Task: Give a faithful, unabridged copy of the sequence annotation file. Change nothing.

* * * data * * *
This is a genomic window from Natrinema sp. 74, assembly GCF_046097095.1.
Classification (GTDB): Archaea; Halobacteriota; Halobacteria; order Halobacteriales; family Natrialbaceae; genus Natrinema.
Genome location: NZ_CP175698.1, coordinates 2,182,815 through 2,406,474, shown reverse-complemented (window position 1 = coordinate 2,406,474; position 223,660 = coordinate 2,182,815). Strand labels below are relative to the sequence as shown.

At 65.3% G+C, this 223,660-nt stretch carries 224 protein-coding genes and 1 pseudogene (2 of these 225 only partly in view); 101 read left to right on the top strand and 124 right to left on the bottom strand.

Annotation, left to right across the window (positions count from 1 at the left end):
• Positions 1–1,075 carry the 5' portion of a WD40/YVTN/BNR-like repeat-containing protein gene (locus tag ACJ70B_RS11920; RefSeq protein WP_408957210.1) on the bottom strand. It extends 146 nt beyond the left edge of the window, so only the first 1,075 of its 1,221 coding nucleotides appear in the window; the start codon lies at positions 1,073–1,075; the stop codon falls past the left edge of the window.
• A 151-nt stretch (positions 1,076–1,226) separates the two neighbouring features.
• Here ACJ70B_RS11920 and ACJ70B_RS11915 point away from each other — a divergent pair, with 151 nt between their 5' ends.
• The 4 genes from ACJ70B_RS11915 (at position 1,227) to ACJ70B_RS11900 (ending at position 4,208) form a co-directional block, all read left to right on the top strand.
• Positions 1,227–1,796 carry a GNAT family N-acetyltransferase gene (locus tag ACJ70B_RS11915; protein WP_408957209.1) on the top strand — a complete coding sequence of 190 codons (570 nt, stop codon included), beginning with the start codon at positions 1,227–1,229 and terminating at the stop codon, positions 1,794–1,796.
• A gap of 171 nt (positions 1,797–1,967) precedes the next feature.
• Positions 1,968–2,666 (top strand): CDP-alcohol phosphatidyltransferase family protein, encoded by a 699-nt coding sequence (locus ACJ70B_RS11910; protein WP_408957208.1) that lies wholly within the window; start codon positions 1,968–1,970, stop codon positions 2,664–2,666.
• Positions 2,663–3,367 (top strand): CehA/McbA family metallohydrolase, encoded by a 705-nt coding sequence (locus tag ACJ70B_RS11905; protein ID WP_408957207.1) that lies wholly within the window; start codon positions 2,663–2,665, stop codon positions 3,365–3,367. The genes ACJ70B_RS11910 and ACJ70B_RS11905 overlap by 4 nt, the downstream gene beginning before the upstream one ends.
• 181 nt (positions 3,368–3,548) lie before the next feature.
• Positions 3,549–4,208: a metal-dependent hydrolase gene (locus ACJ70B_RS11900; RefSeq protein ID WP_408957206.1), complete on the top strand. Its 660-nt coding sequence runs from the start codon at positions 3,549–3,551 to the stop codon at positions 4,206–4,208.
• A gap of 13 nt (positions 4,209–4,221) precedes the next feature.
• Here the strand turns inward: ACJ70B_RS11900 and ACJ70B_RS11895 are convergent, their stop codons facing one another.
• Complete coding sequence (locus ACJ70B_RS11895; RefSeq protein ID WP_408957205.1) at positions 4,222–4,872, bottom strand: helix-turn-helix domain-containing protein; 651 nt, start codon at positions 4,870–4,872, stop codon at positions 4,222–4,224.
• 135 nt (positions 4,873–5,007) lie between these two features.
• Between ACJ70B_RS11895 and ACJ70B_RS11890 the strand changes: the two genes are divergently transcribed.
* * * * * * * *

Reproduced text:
This is a genomic window from Natrinema sp. 74, assembly GCF_046097095.1.
Classification (GTDB): Archaea; Halobacteriota; Halobacteria; order Halobacteriales; family Natrialbaceae; genus Natrinema.
Genome location: NZ_CP175698.1, coordinates 2,182,815 through 2,406,474, shown reverse-complemented (window position 1 = coordinate 2,406,474; position 223,660 = coordinate 2,182,815). Strand labels below are relative to the sequence as shown.

At 65.3% G+C, this 223,660-nt stretch carries 224 protein-coding genes and 1 pseudogene (2 of these 225 only partly in view); 101 read left to right on the top strand and 124 right to left on the bottom strand.

Annotation, left to right across the window (positions count from 1 at the left end):
• Positions 1–1,075 carry the 5' portion of a WD40/YVTN/BNR-like repeat-containing protein gene (locus tag ACJ70B_RS11920; RefSeq protein WP_408957210.1) on the bottom strand. It extends 146 nt beyond the left edge of the window, so only the first 1,075 of its 1,221 coding nucleotides appear in the window; the start codon lies at positions 1,073–1,075; the stop codon falls past the left edge of the window.
• A 151-nt stretch (positions 1,076–1,226) separates the two neighbouring features.
• Here ACJ70B_RS11920 and ACJ70B_RS11915 point away from each other — a divergent pair, with 151 nt between their 5' ends.
• The 4 genes from ACJ70B_RS11915 (at position 1,227) to ACJ70B_RS11900 (ending at position 4,208) form a co-directional block, all read left to right on the top strand.
• Positions 1,227–1,796 carry a GNAT family N-acetyltransferase gene (locus tag ACJ70B_RS11915; protein WP_408957209.1) on the top strand — a complete coding sequence of 190 codons (570 nt, stop codon included), beginning with the start codon at positions 1,227–1,229 and terminating at the stop codon, positions 1,794–1,796.
• A gap of 171 nt (positions 1,797–1,967) precedes the next feature.
• Positions 1,968–2,666 (top strand): CDP-alcohol phosphatidyltransferase family protein, encoded by a 699-nt coding sequence (locus ACJ70B_RS11910; protein WP_408957208.1) that lies wholly within the window; start codon positions 1,968–1,970, stop codon positions 2,664–2,666.
• Positions 2,663–3,367 (top strand): CehA/McbA family metallohydrolase, encoded by a 705-nt coding sequence (locus tag ACJ70B_RS11905; protein ID WP_408957207.1) that lies wholly within the window; start codon positions 2,663–2,665, stop codon positions 3,365–3,367. The genes ACJ70B_RS11910 and ACJ70B_RS11905 overlap by 4 nt, the downstream gene beginning before the upstream one ends.
• 181 nt (positions 3,368–3,548) lie before the next feature.
• Positions 3,549–4,208: a metal-dependent hydrolase gene (locus ACJ70B_RS11900; RefSeq protein ID WP_408957206.1), complete on the top strand. Its 660-nt coding sequence runs from the start codon at positions 3,549–3,551 to the stop codon at positions 4,206–4,208.
• A gap of 13 nt (positions 4,209–4,221) precedes the next feature.
• Here the strand turns inward: ACJ70B_RS11900 and ACJ70B_RS11895 are convergent, their stop codons facing one another.
• Complete coding sequence (locus ACJ70B_RS11895; RefSeq protein ID WP_408957205.1) at positions 4,222–4,872, bottom strand: helix-turn-helix domain-containing protein; 651 nt, start codon at positions 4,870–4,872, stop codon at positions 4,222–4,224.
• 135 nt (positions 4,873–5,007) lie between these two features.
• Between ACJ70B_RS11895 and ACJ70B_RS11890 the strand changes: the two genes are divergently transcribed.